12/09/2013 Late 15th C Italian Women’s Gamurra   2 comments

I created this documentation last year for open A&S faires, thought I’d post it here as well.

The gamurra is a women’s dress, usually laced up the front, with a well fitted bodice and an attached skirt. By the last quarter of the century detachable (and thereby interchangeable) sleeves are seen, sometimes in a different fabric. Popular fabrics were wool and silk, and could be solid colors or elaborately patterned. Contemporary accounts describe elaborate embroidery with pearls and other decoration (Herald).

Portrait of a Young Woman, c1475 Portrait of a Young Woman

Portrait of a Young Woman, Sandro Botticelli, Galleria Palatina, Palazzo Pitti, Florence c1475

Allegory of September, Cosmè Tura, 1476-84, Palazzo Schifanoia, Ferrara2-1

Allegory of September, Cosmè Tura, 1476-84, Palazzo Schifanoia, Ferrara

Peryn sept2012 by Jeff Combs

Photo by Jeff Combs

I choose a light weight linen for this gamurra to stay cool in the summer. The bodice is four pieces, with a mostly straight front opening. An earlier version had a curved front opening that did not work well when corded. Skirt panels are square and the bodice to skirt hem width ratio is approximately 1:6. This gives the needed volume to the skirt to match period artwork. A 1:4 ratio would work for heavier fabric with a stiffer drape.

Allegory of April, Triumph of Venus , 1476-84, Palazzo Schifanoia, Ferrara3-1

Allegory of April, Triumph of Venus , 1476-84, Palazzo Schifanoia, Ferrara

Allegory of April, Triumph of Venus , 1476-84, Palazzo Schifanoia, Ferrara2-1

Allegory of April, Triumph of Venus , 1476-84, Palazzo Schifanoia, Ferrara

Box pleats appear in some artwork for Florence and Ferrara. I used stacked boxpleats to gather the large volume of fabric into the body. This dress was my first attempt with box pleats. The inner pleats show more than I wanted, so the next dress I made I recessed the inner stacked pleats, which hides them very well, but still gives the needed volume.

The hem contains strips of felted wool (as seen in the Eleonora of Toldeo burial gown) which give the hem volume (no underskirt is needed).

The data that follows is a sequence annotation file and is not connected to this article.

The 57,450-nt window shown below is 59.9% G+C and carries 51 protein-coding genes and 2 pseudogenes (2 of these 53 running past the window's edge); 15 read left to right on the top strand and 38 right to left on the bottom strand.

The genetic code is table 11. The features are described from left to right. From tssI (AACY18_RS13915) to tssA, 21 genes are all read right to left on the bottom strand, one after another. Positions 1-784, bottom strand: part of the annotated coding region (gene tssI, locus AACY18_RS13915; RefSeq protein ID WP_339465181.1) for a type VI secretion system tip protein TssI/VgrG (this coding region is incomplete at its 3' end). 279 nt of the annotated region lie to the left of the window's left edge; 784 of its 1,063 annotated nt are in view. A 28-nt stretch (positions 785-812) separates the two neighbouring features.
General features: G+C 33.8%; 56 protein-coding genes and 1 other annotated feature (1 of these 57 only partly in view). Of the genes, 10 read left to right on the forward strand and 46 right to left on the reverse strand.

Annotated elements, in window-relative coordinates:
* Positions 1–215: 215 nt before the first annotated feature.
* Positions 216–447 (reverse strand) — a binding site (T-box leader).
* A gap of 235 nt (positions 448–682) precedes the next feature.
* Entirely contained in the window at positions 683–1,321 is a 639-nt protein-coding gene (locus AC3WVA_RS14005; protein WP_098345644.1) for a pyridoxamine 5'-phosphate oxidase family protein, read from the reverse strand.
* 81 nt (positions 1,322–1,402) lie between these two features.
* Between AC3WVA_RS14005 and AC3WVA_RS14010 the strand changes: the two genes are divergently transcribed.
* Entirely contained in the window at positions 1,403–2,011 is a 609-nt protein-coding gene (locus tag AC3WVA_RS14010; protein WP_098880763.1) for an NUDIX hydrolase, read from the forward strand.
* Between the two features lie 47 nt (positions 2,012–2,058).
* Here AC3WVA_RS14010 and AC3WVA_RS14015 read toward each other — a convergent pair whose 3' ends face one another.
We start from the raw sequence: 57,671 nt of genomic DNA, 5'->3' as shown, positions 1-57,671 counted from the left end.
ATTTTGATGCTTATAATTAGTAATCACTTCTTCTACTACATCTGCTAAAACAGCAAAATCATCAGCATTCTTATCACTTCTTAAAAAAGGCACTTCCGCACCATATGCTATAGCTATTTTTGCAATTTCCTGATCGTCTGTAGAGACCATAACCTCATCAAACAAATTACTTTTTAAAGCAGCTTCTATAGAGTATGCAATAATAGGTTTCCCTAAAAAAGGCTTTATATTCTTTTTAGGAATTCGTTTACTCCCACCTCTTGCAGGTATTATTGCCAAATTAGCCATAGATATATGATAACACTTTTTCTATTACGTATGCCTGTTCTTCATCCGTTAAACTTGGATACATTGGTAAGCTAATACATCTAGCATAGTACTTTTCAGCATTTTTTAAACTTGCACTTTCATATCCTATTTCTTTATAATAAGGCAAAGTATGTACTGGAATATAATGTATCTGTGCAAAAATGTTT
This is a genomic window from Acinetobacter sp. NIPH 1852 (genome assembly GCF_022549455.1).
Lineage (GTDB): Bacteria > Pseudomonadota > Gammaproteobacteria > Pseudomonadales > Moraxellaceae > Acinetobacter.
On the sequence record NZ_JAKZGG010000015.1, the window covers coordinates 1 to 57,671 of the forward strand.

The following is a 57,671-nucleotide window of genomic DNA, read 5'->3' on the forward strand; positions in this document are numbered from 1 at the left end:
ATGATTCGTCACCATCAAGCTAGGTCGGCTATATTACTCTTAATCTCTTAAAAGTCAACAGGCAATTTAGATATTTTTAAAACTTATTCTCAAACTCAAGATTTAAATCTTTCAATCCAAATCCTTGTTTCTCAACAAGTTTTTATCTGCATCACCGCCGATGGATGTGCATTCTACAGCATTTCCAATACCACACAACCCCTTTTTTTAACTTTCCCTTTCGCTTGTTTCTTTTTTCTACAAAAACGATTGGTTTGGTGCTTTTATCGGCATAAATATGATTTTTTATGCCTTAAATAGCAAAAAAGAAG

The bodice has an inner piece with 2 layers of light weight linen sewn in channels to hold narrow diameter hemp cording. I used more cords per channel in the front than the back. This gives the necessary support to achieve the correct bustline. I have been unable to find extant examples or contemporary discussions of this technique, but after reviewing Jen Thompson’s experiments of corded vs non-corded bodice stiffening I decided to go with cording. I can’t document the materials, but I can definitely document the look.

I made lucet lacing from heavy cotton embroidery floss. The skirt uses hook and eye to close instead of lacing. The hooks allow for a tight join of the fabric that won’t shift and it doesn’t pucker. The skirt is split a few inches below the waist to provide enough room to pull the tight fitting bodice over my shoulders.

Peryn Sept2012 by Fiona MacLachlan

Photo by Fiona MacLachlan

Birth of St John the Baptist, GHIRLANDAIO, Domenico, 1486-90 Cappella Tornabuoni, Santa Maria Novella, Florence2

Birth of St John the Baptist, Domenico Ghirlandaio, 1486-90 Cappella Tornabuoni, Santa Maria Novella, Florence

Portrait of Giovanna Tornabuoni, Domenico GHIRLANDAIO, 1488 Museo Thyssen-Bornemisza, Madrid2

Portrait of Giovanna Tornabuoni, Domenico Ghirlandaio, 1488 Museo Thyssen-Bornemisza, Madrid

Lacing holes for the front opening are reinforced with a metal ring (evidence in 16th C Italian burial clothes suggest their use as reinforcement) and covered with cotton embroidery floss. Sleeve attachment rings are hidden, I have not found evidence for the hole going through the shoulder.

The front lacing is looped twice through each hole. This gives additional friction and prevents the lace from slipping, which allows for a tighter fit under the bust and a looser fit above. It is much more comfortable to wear than my two-side lacing dresses and the silhouette looks more accurate.

Allegory of April, Triumph of Venus , 1476-84, Palazzo Schifanoia, Ferrara3-2

Allegory of April, Triumph of Venus , 1476-84, Palazzo Schifanoia, Ferrara

Allegory of March, Triumph of Minerva, 1476-84, Palazzo Schifanoia, Ferrara1

Allegory of March, Triumph of Minerva, 1476-84, Palazzo Schifanoia, Ferrara

 

GAMURRA/CAMMURA/CAMORA (F). The Tuscan term for the simple dress worn directly over the woman’s chemise (camicia). In the north of Italy, it is known by the terms zupa, zipa or socha. The gamurra is worn by women of all classes. It is both functional and informal, being worn on its own at home, and covered by some form of overgarment such as the cioppa, mantello, pellanda or vestimento out-of-doors or on a more formal occasion. Following the contour of the body, it is usually unlined, and made of wool or occasionally silk. Earlier in the century, the sleeves are attached; but later they are more commonly separate, and often of a different, richer textile. (Herald)

Herald, J. (1981). Renaissance dress in Italy 1400-1500. The History of dress series, 2. London: Bell & Hyman.

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Posted December 9, 2013 by studioloperyn in 15th c italian clothing

2 responses to “12/09/2013 Late 15th C Italian Women’s Gamurra

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  1. Pingback: 1480s Italian Giornea Overdress | Sew 4 Cons

  2. Pingback: Hand-sewn eyelets « Dawn's Dress Diary

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